Retrial of double-murder case begins in Arundel Circuit Court

July 10, 1999|By Andrea F. Siegel | Andrea F. Siegel,SUN STAFF

A soured relationship led Darris Ware to kill his former fiancee and her friend in a jealous fury, an Anne Arundel County prosecutor told jurors yesterday at the start of the retrial of Ware's capital murder case.

"It is a story about rage and jealousy which finally ended in two senseless murders," said Assistant State's Attorney Kathleen E. Rogers.

Ware, 28, is charged with killing his ex-girlfriend, Betina Krista Gentry, 18, and Cynthia Allen, 22, on Dec. 30, 1993, in the Gentry home on Bastille Court in Severn. If convicted, he could face the death penalty, as he did in 1995.

The Court of Appeals threw out Ware's double-murder conviction and death sentence in 1997, chastising Anne Arundel prosecutors for withholding information that Ware's attorneys could have used to attack the credibility of a key witness, Edward L. Anderson. It is one of three cases in recent years in which judges faulted prosecutors for failing to give the defense useful information.

Rogers described a day on which Ware punched Gentry in the face, was thrown out of the Gentry home by her brother, threatened to kill him, then returned to the Gentry home when the women were alone. He shot the women around 12: 30 p.m. -- and Anderson, a convicted killer who was on the phone from prison with Allen, heard it, Rogers said.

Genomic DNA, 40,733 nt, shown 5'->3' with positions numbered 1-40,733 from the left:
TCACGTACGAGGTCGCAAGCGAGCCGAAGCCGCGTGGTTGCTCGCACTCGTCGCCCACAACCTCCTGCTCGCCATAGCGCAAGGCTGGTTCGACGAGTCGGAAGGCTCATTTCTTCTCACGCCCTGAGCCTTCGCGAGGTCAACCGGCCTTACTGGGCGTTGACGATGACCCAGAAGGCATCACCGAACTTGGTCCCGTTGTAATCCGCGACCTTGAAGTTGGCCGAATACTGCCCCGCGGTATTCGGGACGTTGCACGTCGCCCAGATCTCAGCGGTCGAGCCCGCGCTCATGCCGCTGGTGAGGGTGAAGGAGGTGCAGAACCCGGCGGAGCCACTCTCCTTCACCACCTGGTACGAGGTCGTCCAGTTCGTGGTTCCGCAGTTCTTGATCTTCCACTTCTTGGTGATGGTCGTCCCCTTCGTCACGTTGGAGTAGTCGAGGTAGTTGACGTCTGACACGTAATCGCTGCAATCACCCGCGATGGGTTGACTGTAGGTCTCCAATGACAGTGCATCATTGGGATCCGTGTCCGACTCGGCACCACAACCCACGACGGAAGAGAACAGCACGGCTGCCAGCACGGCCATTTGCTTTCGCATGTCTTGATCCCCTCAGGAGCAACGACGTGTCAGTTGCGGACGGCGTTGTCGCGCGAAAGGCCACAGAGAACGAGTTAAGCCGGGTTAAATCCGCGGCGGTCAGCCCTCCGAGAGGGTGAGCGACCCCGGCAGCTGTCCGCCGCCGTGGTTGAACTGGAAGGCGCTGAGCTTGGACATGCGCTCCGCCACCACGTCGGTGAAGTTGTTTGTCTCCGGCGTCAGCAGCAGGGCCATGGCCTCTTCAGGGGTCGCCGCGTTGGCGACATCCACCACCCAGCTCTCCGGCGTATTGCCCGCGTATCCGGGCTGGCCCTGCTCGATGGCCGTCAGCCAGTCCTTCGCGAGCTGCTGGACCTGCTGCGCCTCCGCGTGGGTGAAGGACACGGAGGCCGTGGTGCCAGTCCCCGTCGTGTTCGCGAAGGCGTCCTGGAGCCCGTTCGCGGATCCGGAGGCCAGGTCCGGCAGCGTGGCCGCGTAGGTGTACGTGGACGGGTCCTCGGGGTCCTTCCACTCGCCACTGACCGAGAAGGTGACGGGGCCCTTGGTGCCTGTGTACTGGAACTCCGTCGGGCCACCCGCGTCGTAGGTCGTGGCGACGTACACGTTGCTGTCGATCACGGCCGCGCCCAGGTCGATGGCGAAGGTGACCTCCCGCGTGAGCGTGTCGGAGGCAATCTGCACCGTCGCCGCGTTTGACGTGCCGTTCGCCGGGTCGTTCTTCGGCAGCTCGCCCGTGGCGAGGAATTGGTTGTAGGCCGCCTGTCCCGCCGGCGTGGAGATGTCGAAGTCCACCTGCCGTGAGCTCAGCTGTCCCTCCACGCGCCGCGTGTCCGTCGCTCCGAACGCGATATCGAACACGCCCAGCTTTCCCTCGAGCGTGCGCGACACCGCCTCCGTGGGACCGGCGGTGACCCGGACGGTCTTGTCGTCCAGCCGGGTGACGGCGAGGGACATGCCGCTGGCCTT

But Assistant Public Defender John Gunning told jurors that no evidence pointed to Ware -- police found no weapon and nothing in Ware's possession to link him to the crime.

Gunning is hoping to blunt what is expected to be damaging testimony by Anderson, the only witness who could put Ware at the Gentry's home at the time of the killings. Anderson is serving a life-plus-10-year prison term for a Baltimore County killing. A photograph of Anderson and a letter to Gentry were found in her living room.

Gunning told the Anne Arundel Circuit Court jury that Anderson is looking to parlay his testimony into "a `get out of jail free' card."

"Edward Anderson is just a liar," he said.

Prosecutors said Ware bought the ammunition used in the killings at a gun store, and a worker there had identified him. But the assistant public defender said jurors would find that identification unreliable.

Gentry's mother, Nina Gentry, described how Ware, a Fort Pierce, Fla., native, and her daughter, a part-time college student, went from happiness to a strained relationship. She cried as she talked about her son's worry that day for the safety of his sister, and her horror at arriving home from work to find her daughter dead and Allen dying.

In an unusual practice designed to ensure that all jurors give full attention to the proceedings, the 14 jurors have not been told who among them will become the two alternates. Attorneys for Ware said that decision will be made before deliberations start.

Pub Date: 7/10/99

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